• SB274, which would have required a report for a state agency that uses an administrative law judge. While the bill’s original version would move all of the state’s administrative law judges into the Utah Attorney General’s Office, it was changed to instead require them to report information to the Legislature. “Our agencies can provide this information without a bill,” Cox wrote. “I have tasked the Department of Government Operations with gathering the information sought.”
  • HB144, which would have clarified that a driver intending to turn left is not required to yield the right-of-way to a vehicle operator approaching from the opposite direction that fails to stop when required by a stop sign or steady red signal. “In response to concerns, some of the language (of the bill) was removed,” Cox wrote. “The language that remains has raised concerns and may not bring the clarity that the original goal intended.”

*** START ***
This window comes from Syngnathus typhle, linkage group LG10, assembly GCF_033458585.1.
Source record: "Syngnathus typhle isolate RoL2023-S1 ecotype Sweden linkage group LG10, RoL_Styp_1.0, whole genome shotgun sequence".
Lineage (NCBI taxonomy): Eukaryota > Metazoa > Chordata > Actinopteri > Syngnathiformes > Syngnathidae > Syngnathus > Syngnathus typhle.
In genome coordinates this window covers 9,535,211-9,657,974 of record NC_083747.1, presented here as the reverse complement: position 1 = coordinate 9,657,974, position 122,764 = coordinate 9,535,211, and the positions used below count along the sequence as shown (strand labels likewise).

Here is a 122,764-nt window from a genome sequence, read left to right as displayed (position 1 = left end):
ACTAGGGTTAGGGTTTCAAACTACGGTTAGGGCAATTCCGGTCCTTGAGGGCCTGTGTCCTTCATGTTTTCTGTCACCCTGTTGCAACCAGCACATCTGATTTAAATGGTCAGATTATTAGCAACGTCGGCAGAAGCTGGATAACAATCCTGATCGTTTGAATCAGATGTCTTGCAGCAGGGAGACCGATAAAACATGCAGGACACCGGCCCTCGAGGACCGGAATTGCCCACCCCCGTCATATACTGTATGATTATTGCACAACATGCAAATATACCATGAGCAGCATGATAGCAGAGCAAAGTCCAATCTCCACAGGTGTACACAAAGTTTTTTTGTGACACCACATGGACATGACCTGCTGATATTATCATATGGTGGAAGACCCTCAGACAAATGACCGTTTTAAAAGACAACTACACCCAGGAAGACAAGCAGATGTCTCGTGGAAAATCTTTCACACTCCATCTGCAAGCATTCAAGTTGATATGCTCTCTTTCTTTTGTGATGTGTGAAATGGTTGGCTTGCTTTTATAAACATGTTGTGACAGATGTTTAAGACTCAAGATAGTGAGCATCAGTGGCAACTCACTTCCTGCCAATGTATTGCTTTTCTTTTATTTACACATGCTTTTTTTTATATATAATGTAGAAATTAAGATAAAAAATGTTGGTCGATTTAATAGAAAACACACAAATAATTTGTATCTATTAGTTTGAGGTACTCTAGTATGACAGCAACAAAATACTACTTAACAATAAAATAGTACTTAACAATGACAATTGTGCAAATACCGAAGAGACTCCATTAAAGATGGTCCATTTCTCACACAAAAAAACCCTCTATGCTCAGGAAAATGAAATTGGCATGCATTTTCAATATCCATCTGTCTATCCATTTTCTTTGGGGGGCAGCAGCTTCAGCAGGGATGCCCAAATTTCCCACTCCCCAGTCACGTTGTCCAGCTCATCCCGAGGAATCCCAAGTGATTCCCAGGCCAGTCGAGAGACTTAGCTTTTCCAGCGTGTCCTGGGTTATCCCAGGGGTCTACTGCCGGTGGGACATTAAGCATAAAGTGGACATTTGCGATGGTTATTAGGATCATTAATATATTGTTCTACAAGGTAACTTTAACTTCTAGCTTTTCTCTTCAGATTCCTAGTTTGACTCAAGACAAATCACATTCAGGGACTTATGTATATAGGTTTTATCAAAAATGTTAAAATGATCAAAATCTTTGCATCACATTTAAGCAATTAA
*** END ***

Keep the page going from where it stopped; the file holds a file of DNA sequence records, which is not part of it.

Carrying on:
• SB190, which would have required the Political Subdivisions Interim Committee to study issues relating to a university’s development of university-owned property. “While we agree with the initial policy direction of the bill, sometimes a bill changes direction in a substitute and doesn’t need formal legislation to accomplish our policy objectives,” Cox wrote. “We’ll still work with higher education and (the bill’s sponsor) Sen. (Chris) Wilson to explore this idea.”

Quality over quantity

Earlier Thursday, Cox foreshadowed his vetoes while also telling reporters he was overall “very pleased” with this year’s legislative session — especially when it came to funding and legislation dealing with his top priorities housing and homelessness.